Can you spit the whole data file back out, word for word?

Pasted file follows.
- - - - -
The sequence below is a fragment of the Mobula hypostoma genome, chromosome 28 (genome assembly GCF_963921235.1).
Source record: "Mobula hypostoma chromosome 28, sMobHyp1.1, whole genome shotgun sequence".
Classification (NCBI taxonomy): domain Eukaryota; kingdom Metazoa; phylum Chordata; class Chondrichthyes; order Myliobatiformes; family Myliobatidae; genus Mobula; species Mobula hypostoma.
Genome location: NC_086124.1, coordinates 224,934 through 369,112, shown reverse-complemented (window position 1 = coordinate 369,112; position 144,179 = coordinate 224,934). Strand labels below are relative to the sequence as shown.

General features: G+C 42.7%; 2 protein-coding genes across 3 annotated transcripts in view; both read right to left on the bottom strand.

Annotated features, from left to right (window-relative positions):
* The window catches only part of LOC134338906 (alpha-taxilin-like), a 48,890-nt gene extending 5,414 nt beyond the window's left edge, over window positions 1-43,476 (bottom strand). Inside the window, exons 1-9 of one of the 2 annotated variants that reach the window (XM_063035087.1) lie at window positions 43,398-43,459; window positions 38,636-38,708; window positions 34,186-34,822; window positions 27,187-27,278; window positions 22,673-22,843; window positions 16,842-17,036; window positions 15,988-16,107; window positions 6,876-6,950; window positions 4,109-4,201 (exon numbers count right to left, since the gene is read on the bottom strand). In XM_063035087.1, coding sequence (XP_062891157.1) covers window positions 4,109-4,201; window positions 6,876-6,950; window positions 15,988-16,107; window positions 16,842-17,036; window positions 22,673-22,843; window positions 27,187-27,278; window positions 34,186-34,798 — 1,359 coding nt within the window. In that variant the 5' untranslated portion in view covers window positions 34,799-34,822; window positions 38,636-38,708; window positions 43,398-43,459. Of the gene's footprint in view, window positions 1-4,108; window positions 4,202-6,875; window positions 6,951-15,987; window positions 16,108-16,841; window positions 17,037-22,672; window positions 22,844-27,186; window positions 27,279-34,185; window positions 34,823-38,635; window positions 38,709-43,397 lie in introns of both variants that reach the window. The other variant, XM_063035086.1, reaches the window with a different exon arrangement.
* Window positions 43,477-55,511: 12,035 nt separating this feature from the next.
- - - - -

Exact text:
The sequence below is a fragment of the Mobula hypostoma genome, chromosome 28 (genome assembly GCF_963921235.1).
Source record: "Mobula hypostoma chromosome 28, sMobHyp1.1, whole genome shotgun sequence".
Classification (NCBI taxonomy): domain Eukaryota; kingdom Metazoa; phylum Chordata; class Chondrichthyes; order Myliobatiformes; family Myliobatidae; genus Mobula; species Mobula hypostoma.
Genome location: NC_086124.1, coordinates 224,934 through 369,112, shown reverse-complemented (window position 1 = coordinate 369,112; position 144,179 = coordinate 224,934). Strand labels below are relative to the sequence as shown.

General features: G+C 42.7%; 2 protein-coding genes across 3 annotated transcripts in view; both read right to left on the bottom strand.

Annotated features, from left to right (window-relative positions):
* The window catches only part of LOC134338906 (alpha-taxilin-like), a 48,890-nt gene extending 5,414 nt beyond the window's left edge, over window positions 1-43,476 (bottom strand). Inside the window, exons 1-9 of one of the 2 annotated variants that reach the window (XM_063035087.1) lie at window positions 43,398-43,459; window positions 38,636-38,708; window positions 34,186-34,822; window positions 27,187-27,278; window positions 22,673-22,843; window positions 16,842-17,036; window positions 15,988-16,107; window positions 6,876-6,950; window positions 4,109-4,201 (exon numbers count right to left, since the gene is read on the bottom strand). In XM_063035087.1, coding sequence (XP_062891157.1) covers window positions 4,109-4,201; window positions 6,876-6,950; window positions 15,988-16,107; window positions 16,842-17,036; window positions 22,673-22,843; window positions 27,187-27,278; window positions 34,186-34,798 — 1,359 coding nt within the window. In that variant the 5' untranslated portion in view covers window positions 34,799-34,822; window positions 38,636-38,708; window positions 43,398-43,459. Of the gene's footprint in view, window positions 1-4,108; window positions 4,202-6,875; window positions 6,951-15,987; window positions 16,108-16,841; window positions 17,037-22,672; window positions 22,844-27,186; window positions 27,279-34,185; window positions 34,823-38,635; window positions 38,709-43,397 lie in introns of both variants that reach the window. The other variant, XM_063035086.1, reaches the window with a different exon arrangement.
* Window positions 43,477-55,511: 12,035 nt separating this feature from the next.